Things we can provide when playing with our kids
January 23, 2015  |  Written by Carlota Nelson

Make the best out of playing with your children. Your experience, knowledge of their tastes and a little bit of imagination will make them see their toys in a different way and they´ll keep learning. Keep reading to discover the things you can do as a parent or teacher in order to stimulate, encourage and cultivate their imagination, creativity, language, observation and motor skills. This will also teach you what they might not tell you at home.

Parents and teachers can offer an infinite array of activities, which will help children to develop their cognitive, emotional, physical and social skills. Here are some ideas of how to provide them with all this and more.

Role Play. If you are sitting down to pretend you are in a classroom, for example, let the children decide who the teacher is and who the students are.

With the help of their toys, you´ll be able to observe and discover how they feel about themselves at school and how they feel about the rest, including the teacher. While you´re playing, ask them the following questions: How does the teacher talk? How do the students talk? What do they learn? What do they like to play with? Is there a leader?

In our post titled: “Role Playing with the Nenuco App” role playing has proved effective when it comes to learning because it encourages children to take on an active role.  Young kids can explore, assume risks, make decisions and express their feelings within a secure environment.”

What if…? We can teach them to be ready for difficult situations by way of reason and by playing the what if game. For example, what if someone at school borrowed their pencil and didn’t return it? How would they react? What if the teacher asks him or her to come out to the blackboard? How would they feel? What if a classmate doesn’t understand the lessons as well as they do? Would they help? Through this activity, you´ll be helping them to develop their critical mind, an important tool they will need in order to make decisions and build their own unique and independent personality.


Board Games. Using these games enables children to learn about losing and winning, about taking turns and making group decisions. Observe if they need help in any of these social areas. Just like we mentioned in our post “Let´s play a Board Game”, these activities help them boost their critical thinking and encourages them to ask questions.

Order and classify. Encourage them to separate clothes by size, colour and type. Ask them who it belongs to and when they wear what. This activity will not only improve their cognitive skills but it will help them to become organized and to participate with house chores.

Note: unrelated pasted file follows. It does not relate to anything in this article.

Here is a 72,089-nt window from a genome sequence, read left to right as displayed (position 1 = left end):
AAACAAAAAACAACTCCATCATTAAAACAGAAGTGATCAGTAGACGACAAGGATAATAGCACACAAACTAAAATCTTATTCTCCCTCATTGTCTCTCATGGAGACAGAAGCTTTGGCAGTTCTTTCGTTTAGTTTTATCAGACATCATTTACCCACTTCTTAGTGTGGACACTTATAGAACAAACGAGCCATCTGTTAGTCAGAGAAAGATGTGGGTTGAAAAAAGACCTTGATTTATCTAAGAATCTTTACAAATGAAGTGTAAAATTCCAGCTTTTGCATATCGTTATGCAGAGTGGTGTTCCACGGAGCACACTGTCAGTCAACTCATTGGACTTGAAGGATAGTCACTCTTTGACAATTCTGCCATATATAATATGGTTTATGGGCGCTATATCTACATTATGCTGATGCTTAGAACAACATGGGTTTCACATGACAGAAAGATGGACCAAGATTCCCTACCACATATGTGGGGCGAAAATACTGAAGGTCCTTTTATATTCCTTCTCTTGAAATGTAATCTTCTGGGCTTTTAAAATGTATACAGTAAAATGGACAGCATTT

Creating characters with play dough. Motivate the children to knead, shape and create objects or figures with play dough or clay in order to help them develop their motor and creative skills.

If these figures are used for pretend play or to act out a particular scene, they´ll be cultivating their social skills even more. If your child isn’t really good at sharing, why not organize a pretend birthday party at home? Ask them whom they want to invite? What surprise will they prepare for them? Does everyone like cake and ice cream? How many slices shall we make so everyone gets a piece? Who will sleep over? How many pillows and blankets will we need? Is anyone afraid of the dark? Through these questions, we´ll be teaching them to empathize with others and to share.

Dolls and Action Figures.  Together with the dolls or action figures they choose to play with, encourage them to step into their shoes. If it’s a doctor they´re pretending to be, ask let them wear a shirt and have them invent something that serves as a stethoscope. They should direct the scene and decide what happens. At the doctor’s office, ask them: what happens next? What does the doctor do? How does the patient react? Now what happens? Remember to adopt a secondary role.

Even though it is crucial to let them decide what to play with, and they must learn to play by themselves, take advantage of these moments to provide added benefits to their development and learning.

Photo Credits: Alex Bürhmann

Photo Credits: Famosa


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